Twelve years ago, poet Kathrine Varnes and I got together to celebrate and ended with a manifesto. We had met up in a New Orleans restaurant during the AWP (Associated Writing Programs) Conference in honor of an exciting occasion: the publication of our anthology An Exaltation of Forms: Contemporary Poets Celebrate the Diversity of Their Art.
The anthology had taken nearly a decade to complete. The idea that had felt extremely new, daring, and strange when the idea for the book first came to me around 1993 (namely, to include formalist poets, poets of the oral tradition, experimental poets, and poets of the free verse mainstream all in one anthology together) was no longer news by the time we finished. Neither was the idea of an anthology that explored “form” in the broadest sense of the word: not as the mechanical adoption of the shells of a few stale patterns from past centuries, but as a dynamic, tensile engagement with the underlying structures of poems of all kinds.
There in the restaurant, talking about the glowing reception of Exaltation and how we felt it could alter the poetic landscape, we began fantasizing about what we really wanted from poetry. As Kathrine waxed passionate, I reached for a cocktail napkin, and the Omniformalist Manifesto was born. Several years after that, I explicated and contextualized the manifesto in an essay in The Body of Poetry: Essays on Women, Form, and the Poetic Self.
Now, as I’m about to launch a new website and poetry blog, it seems a good time to revisit this passionate set of twinkly, shining “desires.” I want to see how they hold up. I will add my honest initial responses in italics after each item, and then invite Kathrine to comment.
THE OMNIFORMALIST MANIFESTO
by Annie Finch and Kathrine Varnes
Are we mad to love poetry as we birth a new century? We are mad enough. We are ravenous for poetic beauty, and we won’t shy away from the sources that nourish us. We are ready for Omniformalism, for a rich and wide poetics, liberated from the camps of the defunct poetry wars. These are our desires:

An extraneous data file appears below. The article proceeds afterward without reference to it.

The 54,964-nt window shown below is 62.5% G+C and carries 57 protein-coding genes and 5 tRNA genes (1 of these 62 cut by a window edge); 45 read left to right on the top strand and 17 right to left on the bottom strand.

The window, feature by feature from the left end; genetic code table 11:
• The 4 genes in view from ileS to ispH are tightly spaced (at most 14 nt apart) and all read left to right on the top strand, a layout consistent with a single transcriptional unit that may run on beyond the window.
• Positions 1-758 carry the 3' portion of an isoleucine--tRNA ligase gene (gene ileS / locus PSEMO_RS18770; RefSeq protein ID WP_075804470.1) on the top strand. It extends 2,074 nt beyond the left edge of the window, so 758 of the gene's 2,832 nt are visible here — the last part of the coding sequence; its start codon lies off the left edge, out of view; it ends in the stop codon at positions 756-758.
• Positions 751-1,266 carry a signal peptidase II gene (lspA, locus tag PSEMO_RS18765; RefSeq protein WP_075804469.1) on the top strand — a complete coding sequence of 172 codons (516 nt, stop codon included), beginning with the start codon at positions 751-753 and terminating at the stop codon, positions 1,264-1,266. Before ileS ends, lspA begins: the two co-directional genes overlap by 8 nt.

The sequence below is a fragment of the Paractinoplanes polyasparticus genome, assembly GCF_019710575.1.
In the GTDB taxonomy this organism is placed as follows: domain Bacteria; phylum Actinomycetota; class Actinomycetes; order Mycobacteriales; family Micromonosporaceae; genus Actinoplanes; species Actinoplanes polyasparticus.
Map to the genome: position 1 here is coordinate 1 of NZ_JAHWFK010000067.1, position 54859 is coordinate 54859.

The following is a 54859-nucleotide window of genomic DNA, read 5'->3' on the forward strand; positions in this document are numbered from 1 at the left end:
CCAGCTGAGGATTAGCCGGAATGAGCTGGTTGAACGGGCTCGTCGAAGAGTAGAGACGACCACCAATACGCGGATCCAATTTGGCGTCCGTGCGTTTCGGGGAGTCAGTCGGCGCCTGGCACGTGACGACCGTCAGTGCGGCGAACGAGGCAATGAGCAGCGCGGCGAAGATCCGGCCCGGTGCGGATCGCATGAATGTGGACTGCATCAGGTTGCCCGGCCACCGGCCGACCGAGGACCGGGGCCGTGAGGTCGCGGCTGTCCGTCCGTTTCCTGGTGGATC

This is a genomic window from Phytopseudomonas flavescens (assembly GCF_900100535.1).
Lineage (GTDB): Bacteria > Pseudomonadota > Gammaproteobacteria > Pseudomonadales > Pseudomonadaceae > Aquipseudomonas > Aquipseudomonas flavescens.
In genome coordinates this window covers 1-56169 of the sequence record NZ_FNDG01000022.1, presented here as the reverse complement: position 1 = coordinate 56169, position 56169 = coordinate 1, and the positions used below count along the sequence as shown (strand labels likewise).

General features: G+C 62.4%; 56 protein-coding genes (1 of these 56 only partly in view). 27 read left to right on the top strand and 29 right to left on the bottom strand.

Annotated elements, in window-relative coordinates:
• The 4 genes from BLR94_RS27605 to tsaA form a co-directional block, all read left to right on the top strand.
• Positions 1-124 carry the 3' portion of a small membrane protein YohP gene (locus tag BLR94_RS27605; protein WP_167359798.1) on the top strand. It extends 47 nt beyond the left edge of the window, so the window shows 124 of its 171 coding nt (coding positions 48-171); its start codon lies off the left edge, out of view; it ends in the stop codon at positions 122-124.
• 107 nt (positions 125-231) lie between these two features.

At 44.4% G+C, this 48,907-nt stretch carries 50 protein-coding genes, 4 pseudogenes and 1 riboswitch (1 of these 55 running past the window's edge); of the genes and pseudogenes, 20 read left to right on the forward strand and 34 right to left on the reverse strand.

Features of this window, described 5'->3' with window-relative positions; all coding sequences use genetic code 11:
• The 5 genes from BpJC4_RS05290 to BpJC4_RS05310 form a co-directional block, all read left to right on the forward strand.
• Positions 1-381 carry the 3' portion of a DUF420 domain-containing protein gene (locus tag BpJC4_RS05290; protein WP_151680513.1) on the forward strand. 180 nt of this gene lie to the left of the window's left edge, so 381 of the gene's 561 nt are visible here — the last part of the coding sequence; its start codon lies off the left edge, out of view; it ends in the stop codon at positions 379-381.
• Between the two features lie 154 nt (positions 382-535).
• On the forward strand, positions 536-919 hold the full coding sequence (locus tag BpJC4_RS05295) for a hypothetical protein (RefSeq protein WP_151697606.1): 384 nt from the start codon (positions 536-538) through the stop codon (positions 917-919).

1. Physicality. We have a madness for poems that pound in the blood, that are moved into three dimensions by the immanent necessities of their form, that know the stubborn patterns and rhythms the world keeps.
AF Feb 1, 2014 YES! I want this more than ever now. It’s just a physical need—and there’s nothing to be ashamed of in that. After a decade of powerful bodywork and energy healing in my personal life, I am more and more convinced that physicality is part of the sacred core mission of any artist, and perhaps especially of the poet.
2. Permeability. We have a madness for poetry that moves freely between schools and cultures and traditions and eras of poetics and is nourished by conflicting influences.
AF Feb 1, 2014 Yes Yes! This quality is more common in poetry than it was then, but still not very common–in fact, the fence-sitting poem has become its own kind of school, offering its own kind of confinement. The truth is that poems need room. Where I would differ now is that I think that more room is often offered by making aesthetic choices and commitments. But, as I recall, this item was more Kathrine’s piece to start with.
3. Structure. We hunger for poems that reflect or refract patterns in their craft, that build their own shapes either strange or easy, that challenge and explore unfamiliar pattern and also appreciate and sustain the familiar.
AF Feb 1, 2014 Oh yes. More than ever, I feel the importance of a poem building its own shape—not just a post-facto detected structure, but am authentic, genuinely nourishing structure that can predict and encompass and inspire.
4. Kinship. We want poems that reach out as much as in. We hunger for poetry that marks and leaves a mark on human occasions. We desire poems that carry and connect with desire.
AF Feb 1, 2014 I am as committed as ever to reaching wider audiences and occasions, whether through commissioned poems or through some of the commercial avenues I’m in the process of building. So yes, yes yes.
5. Continuity. Disagreement is not murder, and different choices may not mean disagreement. We resist the Oedipal model of tradition and hunger for sustainable, as well as exploratory, poetics.
AF Feb 1, 2014 I love this one. And it completely holds true. I hear Kathrine’s voice in the phrasing.
6. Mystery. We delight that manifestoes will never contain poetry. We have a madness for poetry that keeps something we cannot understand.
AF Feb 1, 2014 And this as well–the twinkle of the mystery, still enticing, drawing in, drawing towards, keeping at bay.
Yep, it holds up. And reminds me how much is still to do. Back to work. Cue Kathrine….